1966 - The army launches a major campaign against guerrillas operating in the countryside, forcing them to retreat to Guatemala City. The guerrillas reorganise and consolidate then begin a campaign of high-profile kidnappings and assassinations. US ambassador John Gordon Mein is assassinated in 1968. German ambassador Karl von Spreti is kidnapped and murdered in 1970.
The guerrillas are pursued by the police. Unofficial "death squads" are also formed. The squads use civilian informers and lists prepared by military intelligence to target alleged "subversives" for elimination. They are tolerated by the government and receive clandestine military support.
In December 1974 the government sets up the Commando School (Escuela de Comandos) to train an elite counterinsurgency force. The school is renamed the Kaibil Centre for Training and Special Operations (Centro de Adiestramiento y Operaciones Especiales Kaibil) in March 1975. The centre's graduates, known as the Kaibiles, will be implicated in numerous human rights abuses over the coming years. Their motto is "the Kaibil is a killing machine".
Civilians suffer the most in the fight between the guerrillas and the state. Between 1966 and 1970 about 10,000 civilians are killed in army campaigns. At least 50,000 more are killed during the 1970s.
Many guerrillas flee the country, some to Cuba to receive military training and support from Fidel Castro's communist regime.
1974 - Ríos Montt stands as a presidential candidate for a coalition that includes the Christian Democratic Party. He wins the majority of votes but the results are not officially recognised. The military's preferred candidate takes the presidency in an election widely believed to be fraudulent. During the election campaign one of Ríos Montt's brothers, Julio, is murdered, presumably at the hands of the political opposition.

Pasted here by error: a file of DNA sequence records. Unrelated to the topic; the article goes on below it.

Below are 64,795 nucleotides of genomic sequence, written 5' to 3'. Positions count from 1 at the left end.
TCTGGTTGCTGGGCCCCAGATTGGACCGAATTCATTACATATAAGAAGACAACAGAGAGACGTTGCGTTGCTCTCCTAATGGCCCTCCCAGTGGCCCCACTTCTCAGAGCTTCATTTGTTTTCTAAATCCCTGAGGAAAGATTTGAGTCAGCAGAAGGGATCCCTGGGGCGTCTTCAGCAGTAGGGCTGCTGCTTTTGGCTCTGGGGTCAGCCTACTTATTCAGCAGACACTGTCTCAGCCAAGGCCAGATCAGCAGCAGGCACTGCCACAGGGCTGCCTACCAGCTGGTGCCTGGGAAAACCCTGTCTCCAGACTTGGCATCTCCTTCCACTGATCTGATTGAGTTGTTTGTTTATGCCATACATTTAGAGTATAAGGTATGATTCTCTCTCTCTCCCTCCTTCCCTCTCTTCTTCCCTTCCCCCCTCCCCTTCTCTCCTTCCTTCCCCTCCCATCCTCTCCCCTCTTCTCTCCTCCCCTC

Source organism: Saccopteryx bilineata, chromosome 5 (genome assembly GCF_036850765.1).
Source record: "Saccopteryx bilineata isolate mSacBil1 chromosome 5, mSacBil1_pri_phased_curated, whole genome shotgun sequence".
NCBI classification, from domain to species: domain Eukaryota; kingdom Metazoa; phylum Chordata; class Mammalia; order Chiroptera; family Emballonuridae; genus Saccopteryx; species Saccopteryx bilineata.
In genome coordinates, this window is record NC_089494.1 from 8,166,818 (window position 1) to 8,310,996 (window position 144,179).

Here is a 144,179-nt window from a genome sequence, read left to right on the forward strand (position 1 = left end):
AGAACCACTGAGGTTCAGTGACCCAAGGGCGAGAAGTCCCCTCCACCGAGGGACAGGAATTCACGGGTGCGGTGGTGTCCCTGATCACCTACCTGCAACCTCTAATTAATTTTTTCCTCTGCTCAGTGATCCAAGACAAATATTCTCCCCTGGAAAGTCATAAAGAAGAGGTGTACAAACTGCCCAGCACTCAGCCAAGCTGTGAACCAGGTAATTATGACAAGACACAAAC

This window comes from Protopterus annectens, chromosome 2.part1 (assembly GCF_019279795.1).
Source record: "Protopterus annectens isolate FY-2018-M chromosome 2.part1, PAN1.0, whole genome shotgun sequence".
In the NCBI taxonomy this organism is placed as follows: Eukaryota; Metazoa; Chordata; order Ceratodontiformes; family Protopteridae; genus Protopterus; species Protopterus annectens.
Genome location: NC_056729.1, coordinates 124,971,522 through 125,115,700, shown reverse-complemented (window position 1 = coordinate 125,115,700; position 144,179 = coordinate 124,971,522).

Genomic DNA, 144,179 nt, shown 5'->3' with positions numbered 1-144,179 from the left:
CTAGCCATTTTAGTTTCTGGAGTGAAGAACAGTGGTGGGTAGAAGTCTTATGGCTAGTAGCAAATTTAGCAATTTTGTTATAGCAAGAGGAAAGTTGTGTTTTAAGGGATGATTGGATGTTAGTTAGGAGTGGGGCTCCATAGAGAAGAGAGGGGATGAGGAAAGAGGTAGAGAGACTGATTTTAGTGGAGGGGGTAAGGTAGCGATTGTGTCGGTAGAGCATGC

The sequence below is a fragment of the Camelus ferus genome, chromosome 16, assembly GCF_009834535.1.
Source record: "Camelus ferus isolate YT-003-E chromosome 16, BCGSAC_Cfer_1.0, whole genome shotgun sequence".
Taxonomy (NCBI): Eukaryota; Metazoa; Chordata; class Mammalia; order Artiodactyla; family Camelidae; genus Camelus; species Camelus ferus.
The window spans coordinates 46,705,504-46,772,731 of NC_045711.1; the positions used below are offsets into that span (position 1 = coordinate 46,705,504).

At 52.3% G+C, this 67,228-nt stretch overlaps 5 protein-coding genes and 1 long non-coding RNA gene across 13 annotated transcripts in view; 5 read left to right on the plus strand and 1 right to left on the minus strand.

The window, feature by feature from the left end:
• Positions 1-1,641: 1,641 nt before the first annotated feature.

Following the election, Ríos Montt is sent into de facto exile in Spain as a military attaché to the Guatemalan Embassy.
1977 - Ríos Montt returns to Guatemala. He retires from active military service and begins to work as a religion teacher and evangelical minister for the Church of the Complete Word.
The US suspends military aid to Guatemala following an upsurge in death squad activity against the guerrillas and Mayan peasants.
1978 - Military strongman General Fernando Romeo Lucas García becomes president on 7 July. His period in office is marked by an escalation of the civil war violence, especially between the months of October 1981 and March 1982.
1981 - The guerrillas widen their campaign. They occupy municipal capitals, attack installations, block roads and conduct executions. Police stations in the capital are attacked. Sabotage becomes widespread.
The army sets up and sponsors civilian vigilante groups, the Patrullas de Autodefensa Civil (Civil Self-defence Patrols), throughout the country to keep so-called "subversives" in check. Between 600,000 and one million mostly Mayan peasants are conscripted into the patrols. At the same time, the military high command establishes Iximché, a special army unit that carries out various mass killings between October 1981 and 23 March 1982, the day Ríos Montt comes to power.
The military and civilian patrols kill about 11,000 people in response to the growing antigovernment activity by the guerrillas.